5/8-inch-thick sheets perform better because of their
greater thickness and strength.
Standard siding sheets are 4 by 8 feet; larger sizes
are available. They must be applied vertically with
intermediate and perimeter nailing to provide the
desired rigidity. Most other methods of applying sheet
materials require some type of sheathing beneath.
Where horizontal joints are necessary, they should be
protected by simple flashing.
An exterior-grade plywood should always be used
for siding and can be obtained in grooved, brushed, and
saw-textured surfaces. These surfaces are usually
finished with stain. If shiplap or matched edges are not
provided, the joints should be waterproofed. Water-
proofing often consists of caulking and a batten at each
joint and a batten at each stud if closer spacing is desired
for appearance. An edge treatment of water-repellent
preservative will also aid in reducing moisture
penetration. When plywood is being installed in sheet
form, allow a 1/16-inch edge and end spacing.
Exterior-grade particle board might also be
considered for panel siding. Normally, a 5/8-inch
thickness is required for 16-inch stud spacing and
3/4-inch thickness for 24-inch stud spacing. The finish
must be an approved paint, and the stud wall behind
must have corner bracing.
Medium-density fiberboards might also be used in
some areas as exterior coverings over certain types of
sheathing. Many of these sheet materials resist the
passage of water vapor. Hence, when they are used, it is
important that a good vapor barrier, well insulated, be
used on the warm side of the insulated walls.
Nonwood materials are used in some types of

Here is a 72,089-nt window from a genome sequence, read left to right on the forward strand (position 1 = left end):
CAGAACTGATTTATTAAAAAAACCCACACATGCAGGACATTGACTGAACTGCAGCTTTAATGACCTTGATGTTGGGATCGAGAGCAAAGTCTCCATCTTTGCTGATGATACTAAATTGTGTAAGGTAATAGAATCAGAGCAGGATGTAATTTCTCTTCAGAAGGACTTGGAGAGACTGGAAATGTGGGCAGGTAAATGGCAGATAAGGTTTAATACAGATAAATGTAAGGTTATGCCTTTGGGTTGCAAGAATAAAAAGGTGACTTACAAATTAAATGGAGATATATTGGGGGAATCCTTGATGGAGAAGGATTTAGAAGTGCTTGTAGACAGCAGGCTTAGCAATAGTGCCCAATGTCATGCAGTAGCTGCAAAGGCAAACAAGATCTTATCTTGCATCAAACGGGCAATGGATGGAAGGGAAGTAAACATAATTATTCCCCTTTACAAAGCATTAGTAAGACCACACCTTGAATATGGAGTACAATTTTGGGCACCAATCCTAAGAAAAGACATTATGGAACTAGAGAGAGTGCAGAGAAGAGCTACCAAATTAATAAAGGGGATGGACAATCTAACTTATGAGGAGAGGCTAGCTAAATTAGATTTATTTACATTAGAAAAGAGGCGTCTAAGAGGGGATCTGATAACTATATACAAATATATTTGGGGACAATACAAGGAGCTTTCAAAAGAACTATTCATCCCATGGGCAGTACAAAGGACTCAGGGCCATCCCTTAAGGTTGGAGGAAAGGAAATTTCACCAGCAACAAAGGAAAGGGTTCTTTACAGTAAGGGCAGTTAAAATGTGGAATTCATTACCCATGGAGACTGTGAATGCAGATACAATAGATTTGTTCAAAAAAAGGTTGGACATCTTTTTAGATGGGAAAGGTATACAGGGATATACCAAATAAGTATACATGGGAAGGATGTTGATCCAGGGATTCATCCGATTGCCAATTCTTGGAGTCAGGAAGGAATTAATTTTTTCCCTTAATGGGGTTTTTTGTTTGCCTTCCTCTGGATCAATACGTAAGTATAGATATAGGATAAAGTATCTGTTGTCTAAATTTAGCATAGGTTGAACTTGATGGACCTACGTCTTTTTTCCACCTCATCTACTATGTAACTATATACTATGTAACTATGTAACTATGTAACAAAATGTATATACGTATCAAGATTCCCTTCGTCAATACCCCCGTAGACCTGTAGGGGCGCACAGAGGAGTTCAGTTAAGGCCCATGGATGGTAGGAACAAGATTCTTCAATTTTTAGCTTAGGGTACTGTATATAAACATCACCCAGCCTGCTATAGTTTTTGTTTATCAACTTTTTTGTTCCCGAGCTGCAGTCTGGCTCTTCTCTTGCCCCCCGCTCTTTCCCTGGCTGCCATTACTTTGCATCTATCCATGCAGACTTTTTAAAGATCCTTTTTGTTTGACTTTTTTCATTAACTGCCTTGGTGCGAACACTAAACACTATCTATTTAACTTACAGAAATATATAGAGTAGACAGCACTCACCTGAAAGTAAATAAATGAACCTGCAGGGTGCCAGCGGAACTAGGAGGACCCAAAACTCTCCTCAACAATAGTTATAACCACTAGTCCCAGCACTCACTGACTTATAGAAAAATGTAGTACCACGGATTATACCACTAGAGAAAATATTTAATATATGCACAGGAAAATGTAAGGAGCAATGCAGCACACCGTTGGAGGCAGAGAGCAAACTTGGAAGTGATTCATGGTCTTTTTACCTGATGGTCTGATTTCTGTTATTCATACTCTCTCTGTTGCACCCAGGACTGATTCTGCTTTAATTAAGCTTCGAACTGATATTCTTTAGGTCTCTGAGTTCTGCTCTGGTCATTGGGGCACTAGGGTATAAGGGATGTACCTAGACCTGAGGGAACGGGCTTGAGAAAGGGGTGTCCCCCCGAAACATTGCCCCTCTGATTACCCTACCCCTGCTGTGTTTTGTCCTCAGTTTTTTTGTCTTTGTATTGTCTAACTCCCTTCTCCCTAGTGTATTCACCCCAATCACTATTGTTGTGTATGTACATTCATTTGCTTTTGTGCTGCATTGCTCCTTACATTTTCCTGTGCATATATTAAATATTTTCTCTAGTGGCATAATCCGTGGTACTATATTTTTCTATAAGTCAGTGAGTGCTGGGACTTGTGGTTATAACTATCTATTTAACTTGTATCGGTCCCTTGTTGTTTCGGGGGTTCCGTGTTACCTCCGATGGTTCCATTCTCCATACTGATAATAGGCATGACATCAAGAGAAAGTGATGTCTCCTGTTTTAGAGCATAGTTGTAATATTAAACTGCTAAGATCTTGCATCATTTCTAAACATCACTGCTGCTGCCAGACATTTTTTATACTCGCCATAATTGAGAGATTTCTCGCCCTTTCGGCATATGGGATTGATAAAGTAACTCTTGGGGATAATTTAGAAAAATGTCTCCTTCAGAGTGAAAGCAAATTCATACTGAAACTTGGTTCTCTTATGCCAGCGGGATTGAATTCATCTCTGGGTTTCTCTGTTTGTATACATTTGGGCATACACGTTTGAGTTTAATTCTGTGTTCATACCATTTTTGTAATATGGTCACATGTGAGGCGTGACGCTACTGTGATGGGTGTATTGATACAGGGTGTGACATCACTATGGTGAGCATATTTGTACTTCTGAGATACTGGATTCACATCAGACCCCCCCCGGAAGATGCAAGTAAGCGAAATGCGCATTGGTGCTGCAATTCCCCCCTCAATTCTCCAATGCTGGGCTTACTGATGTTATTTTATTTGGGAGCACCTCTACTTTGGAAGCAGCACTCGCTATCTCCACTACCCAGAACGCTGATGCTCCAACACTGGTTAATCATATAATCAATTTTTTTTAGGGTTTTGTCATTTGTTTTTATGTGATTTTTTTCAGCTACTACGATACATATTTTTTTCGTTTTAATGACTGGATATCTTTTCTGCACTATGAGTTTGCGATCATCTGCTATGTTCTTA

architectural design. Stucco or a cement-plaster finish,
preferably over a wire mesh base, is common in the
Southwest and the West Coast areas. Masonry veneers
can be used effectively with wood siding in various
finishes to enhance the beauty of both materials.
Some structures require an exterior covering with
minimum maintenance. Although nonwood materials
are often chosen for this reason, the paint industry is
providing comparable long-life coatings for wood-base
materials. Plastic films on wood siding and plywood are
also promising because little or no refinishing is
necessary for the life of the building.
Siding can be installed only after the window and
doorframes are installed. In order to present a uniform
appearance, the siding must line up properly with the
drip caps and the bottom of the window and door sills.
At the same time, it must lineup at the corners. Siding
must be properly lapped to increase wind resistance and
watertightness. In addition, it must be installed with the
proper nails and in the correct nailing sequence.
One of the most important factors in the successful
performance of various siding materials is the type of
fasteners used. Nails are the most common, and it is poor
economy to use them sparingly. Galvanized, aluminum,
and stainless steel corrosive-resistant nails may cost
more, but their use will ensure spot-free siding under
adverse conditions. Ordinary steel-wire nails should not
be used to attach siding since they tend to rust in a short
time and stain the face of the siding. In some cases, the
small-head rails will show rust spots through the putty
and paint. Noncorrosive nails that will not cause rust are
Two types of nails are commonly used with siding:
the small-head finishing nail and the moderate-size
flathead siding roil.
The small-head finishing nail is set (driven with a
nail set) about 1/16 inch below the face of the siding,
The hole is filled with putty after the prime coat of paint
has been applied. The more commonly used flathead
siding nail is nailed flush with the face of the siding and
the head later covered with paint.
If the siding is to be natural finished with a
water-repellent preservative or stain, it should be
fastened with stainless steel or aluminum nails. In some
types of prefinished sidings, nails with color-matched
heads are supplied.
Nails with modified shanks are available. These
include the annularly (ring) threaded shank nail and the
spirally threaded shank nail. Both have greater
withdrawal resistance than the smooth-shank nail, and,
for this reason, a shorter nail is often used.
In siding, exposed nails should be driven flush with
the surface of the wood Overdriving may not only show
the hammer mark, but may also cause objectionable
splitting and crushing of the wood. In sidings with
prefinished surfaces or overlays, the nails should
driven so as not to damage the finished surface.